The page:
Queen of Camp
Claude Monet would have been appalled.
School of the Museum of Fine Arts at Tufts University (SMFA) alumna Samantha Nye, BFA '10, was recently installing her first show at the Museum of Fine Arts, Boston. A key piece of her exhibition, a circa 1990 heart-shaped tub, wouldn't fit through the museum's front doors. So she and the show's curator had to use the back door instead — and wheel her prize through a room devoted to the oil paintings of the revered Impressionist.
"It slowly dawned on us that we were taking this tub through a Monet show," Nye said. "It was an amazing moment where something so trashy and wonderfully camp met this incredible, highbrow painter. We couldn't stop laughing."
Nye's show, My Heart's in a Whirl, was postponed due to COVID-19 but is now scheduled to run from June 12 to October 31. It features Visual Pleasure/Jukebox Cinema, a series of three videos that are homages to Scopitone films — short musical films that played on video jukeboxes in the 1960s. The twist? Nye's videos star a cast of women aged 55 to 92 to highlight aging bodies and celebrate queer kinship.
From Massage Therapy to Painting
Art was a constant in Nye's life growing up, thanks to parents who had artistic interests and nurtured hers. One of her earliest memories is having a painting party to celebrate her third birthday. Throughout a childhood spent in South Florida, she was always drawing or creating books or toys.
By high school, she was working in ceramics — making, in her words, "very bad art — embarrassing figurative sculptures of goddesses." After graduating early from high school, she earned a degree in massage therapy and eventually taught at a massage therapy school.
In 2004 Nye moved to Northampton, Massachusetts, which she had heard was a "queer mecca." (As it turned out, it wasn't.) She subsequently enrolled at Greenfield Community College, where she developed a passion for painting.
"I was excited about what I was learning technically," she said. "I remember the first day I was taught to mix flesh tones. Mixing colors felt so physical, which I hadn't anticipated. At that point, I knew I would be a painter, and my interest in the human body has never subsided."
Pursuing New Directions
While at community college, Nye recalls, she kept hearing from students and professors about SMFA. She decided to go see it for herself and fell in love right away.
"I remember walking into a building full of artists," she said. "Someone was doing a performance in the hallway. There were installations all around. So much energy, so much subversive art on display. I remember taking that tour and thinking, 'This is where I need to be.'"
Upon entering SMFA, Nye was primarily a painter. But the interdisciplinary nature of an SMFA education challenged her to pursue new directions, such as video, installation and performance art. Along the way, she grew close with professors like Maria Magdalena Campos-Pons, Laurel Sparks, Patte Loper, Tina Wasserman and Gerry Bergstein, who introduced her to Scopitone films.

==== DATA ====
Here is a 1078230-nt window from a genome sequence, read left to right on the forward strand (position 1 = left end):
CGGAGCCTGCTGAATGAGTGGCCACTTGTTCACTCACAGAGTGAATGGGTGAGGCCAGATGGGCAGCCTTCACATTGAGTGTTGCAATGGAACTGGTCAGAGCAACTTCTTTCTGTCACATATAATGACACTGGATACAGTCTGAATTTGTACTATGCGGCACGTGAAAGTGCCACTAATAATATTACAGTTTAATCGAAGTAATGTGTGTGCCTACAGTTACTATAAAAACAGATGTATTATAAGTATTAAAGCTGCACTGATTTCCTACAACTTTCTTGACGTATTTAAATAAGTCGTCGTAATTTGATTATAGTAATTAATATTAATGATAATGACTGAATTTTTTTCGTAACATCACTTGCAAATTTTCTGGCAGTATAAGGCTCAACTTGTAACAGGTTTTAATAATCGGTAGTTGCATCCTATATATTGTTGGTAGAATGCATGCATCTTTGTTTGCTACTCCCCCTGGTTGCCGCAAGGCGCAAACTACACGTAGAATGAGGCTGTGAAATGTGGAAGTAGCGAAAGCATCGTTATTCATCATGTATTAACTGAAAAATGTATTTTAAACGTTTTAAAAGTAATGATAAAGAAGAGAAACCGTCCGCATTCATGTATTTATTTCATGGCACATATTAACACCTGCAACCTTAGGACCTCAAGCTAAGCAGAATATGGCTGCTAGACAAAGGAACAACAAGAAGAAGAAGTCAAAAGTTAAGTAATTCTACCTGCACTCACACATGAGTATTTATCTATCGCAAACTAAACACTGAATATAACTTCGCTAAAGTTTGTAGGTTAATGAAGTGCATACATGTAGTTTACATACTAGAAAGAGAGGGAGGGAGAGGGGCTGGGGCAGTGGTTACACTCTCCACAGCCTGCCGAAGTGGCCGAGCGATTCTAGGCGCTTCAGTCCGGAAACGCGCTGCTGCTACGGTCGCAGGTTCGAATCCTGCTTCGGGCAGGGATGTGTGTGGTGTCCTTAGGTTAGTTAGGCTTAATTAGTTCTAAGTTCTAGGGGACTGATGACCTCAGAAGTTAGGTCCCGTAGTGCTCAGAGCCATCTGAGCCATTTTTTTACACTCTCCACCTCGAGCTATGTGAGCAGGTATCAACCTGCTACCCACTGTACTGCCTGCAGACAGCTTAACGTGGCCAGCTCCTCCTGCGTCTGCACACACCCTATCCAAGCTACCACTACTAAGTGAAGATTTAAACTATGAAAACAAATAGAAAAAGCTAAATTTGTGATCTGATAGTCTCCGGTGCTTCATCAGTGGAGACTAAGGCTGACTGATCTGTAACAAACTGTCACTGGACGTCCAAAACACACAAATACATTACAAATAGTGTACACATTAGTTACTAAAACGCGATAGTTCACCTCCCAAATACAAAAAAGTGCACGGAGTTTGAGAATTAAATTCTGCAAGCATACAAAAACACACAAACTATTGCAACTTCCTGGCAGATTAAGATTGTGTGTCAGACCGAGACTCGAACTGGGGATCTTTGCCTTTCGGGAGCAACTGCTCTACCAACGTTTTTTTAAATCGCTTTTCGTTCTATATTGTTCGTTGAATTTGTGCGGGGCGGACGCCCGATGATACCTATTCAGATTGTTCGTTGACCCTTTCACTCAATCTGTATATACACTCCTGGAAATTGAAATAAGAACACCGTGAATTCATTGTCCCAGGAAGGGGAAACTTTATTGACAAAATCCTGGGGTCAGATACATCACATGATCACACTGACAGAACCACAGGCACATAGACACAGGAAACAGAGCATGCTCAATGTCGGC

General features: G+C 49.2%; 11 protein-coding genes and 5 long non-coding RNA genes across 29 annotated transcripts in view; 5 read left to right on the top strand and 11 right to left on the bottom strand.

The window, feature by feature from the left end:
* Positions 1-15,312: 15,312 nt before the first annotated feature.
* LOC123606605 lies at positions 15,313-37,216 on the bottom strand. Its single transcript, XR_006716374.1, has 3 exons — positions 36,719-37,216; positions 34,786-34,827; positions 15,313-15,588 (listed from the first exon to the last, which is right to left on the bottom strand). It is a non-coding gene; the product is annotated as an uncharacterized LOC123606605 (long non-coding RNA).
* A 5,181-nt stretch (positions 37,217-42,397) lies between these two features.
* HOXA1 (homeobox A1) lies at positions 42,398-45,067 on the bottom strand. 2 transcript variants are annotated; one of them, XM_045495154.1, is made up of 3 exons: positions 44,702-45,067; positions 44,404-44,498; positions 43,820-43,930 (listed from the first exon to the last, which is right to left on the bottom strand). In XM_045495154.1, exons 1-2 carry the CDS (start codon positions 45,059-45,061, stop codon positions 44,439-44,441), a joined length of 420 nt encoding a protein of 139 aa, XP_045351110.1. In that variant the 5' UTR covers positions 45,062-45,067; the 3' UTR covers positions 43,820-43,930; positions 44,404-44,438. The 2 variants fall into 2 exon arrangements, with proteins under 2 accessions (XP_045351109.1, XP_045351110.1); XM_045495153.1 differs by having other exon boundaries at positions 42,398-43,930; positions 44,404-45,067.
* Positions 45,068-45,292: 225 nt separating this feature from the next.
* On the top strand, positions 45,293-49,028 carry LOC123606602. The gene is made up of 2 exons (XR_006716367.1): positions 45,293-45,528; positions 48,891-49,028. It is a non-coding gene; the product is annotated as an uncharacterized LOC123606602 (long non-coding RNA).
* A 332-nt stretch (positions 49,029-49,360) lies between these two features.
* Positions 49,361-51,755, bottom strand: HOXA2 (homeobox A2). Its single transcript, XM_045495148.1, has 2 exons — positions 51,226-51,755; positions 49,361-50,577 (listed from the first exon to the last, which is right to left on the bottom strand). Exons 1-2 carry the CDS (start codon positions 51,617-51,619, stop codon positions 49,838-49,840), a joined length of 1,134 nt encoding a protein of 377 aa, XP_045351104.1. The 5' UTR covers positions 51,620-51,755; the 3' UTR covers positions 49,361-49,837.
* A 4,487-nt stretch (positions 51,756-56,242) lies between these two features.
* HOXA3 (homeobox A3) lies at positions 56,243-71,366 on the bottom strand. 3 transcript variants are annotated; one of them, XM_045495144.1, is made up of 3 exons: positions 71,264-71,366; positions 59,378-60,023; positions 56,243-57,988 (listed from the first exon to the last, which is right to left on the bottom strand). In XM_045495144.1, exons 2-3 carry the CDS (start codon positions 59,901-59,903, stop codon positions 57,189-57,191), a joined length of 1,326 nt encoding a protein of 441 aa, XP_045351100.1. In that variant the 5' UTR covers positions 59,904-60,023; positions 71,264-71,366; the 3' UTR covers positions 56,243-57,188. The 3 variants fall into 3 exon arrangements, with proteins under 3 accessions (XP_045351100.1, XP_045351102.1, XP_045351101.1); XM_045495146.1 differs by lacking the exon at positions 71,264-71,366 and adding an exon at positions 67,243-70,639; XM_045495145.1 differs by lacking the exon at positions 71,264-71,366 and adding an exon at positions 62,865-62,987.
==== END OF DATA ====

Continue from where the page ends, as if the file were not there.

Her classmates made a strong impression on Nye as well.
"The environment was everything. I'd paint in my studio most nights until 3 or 4 in the morning, and many of my peers were doing the same things," she said. "We were all extremely rigorous and always reading or in critique or discussion around our work."
'So Queer They Couldn't Hide It'
The first Scopitone film that Nye saw was "Calendar Girl," a 1966 promotional clip for a Neil Sedaka song. She was fascinated by this and other Scopitone films, which she said were "meant for a mainstream audience and had this heteronormativity but were so queer they couldn't hide it."
A few years after graduating from SMFA, Nye was making videos that starred her mother, her grandmother and their friends and explored issues of
sexual identity and seduction. She decided to feature the same cast in her re-creation of "Calendar Girl." The production involved building a set, hiring makeup and hair, developing choreography and directing the 15 performers (including herself). "It was a huge undertaking that taught me a lot," she said.
Nye completed "Calendar Girl" in 2014, followed by two other Scopitone remakes, "Silencer" (2016) and "Daddy" (2018).
While earning her master's degree at the Columbia University School of the Arts, Nye applied for a Traveling Fellowship, which SMFA awards to 10 alumni each year. Her proposal detailed a trip to Italy to meet queer elders who may have seen Scopitone (known in Europe as Cinebox) films in their youth. She received a 2017 fellowship and spent two weeks in Italy in summer 2018, interviewing subjects in cities including Rome, Siena, and Palermo.
Nye was later selected from a pool of Traveling Fellows to have her work shown at the Museum of Fine Arts, Boston. My Heart's in a Whirl will include her beloved heart-shaped tub — which she bought for $50 from the owner of a rural western New York resort — along with an installation for patrons to view the Visual Pleasure/Jukebox Cinema series.
Besides preparing for her upcoming show, Nye keeps busy as an assistant professor at Kutztown University and working out of her in-house studio in Philadelphia. But her experience at SMFA continues to influence her today.
"SMFA felt so alive," she said. "A lot of my work now has its roots in what I was doing then."
Lead image credit: Still from Daddy, by Samantha Nye, video installation (Image courtesy of artist)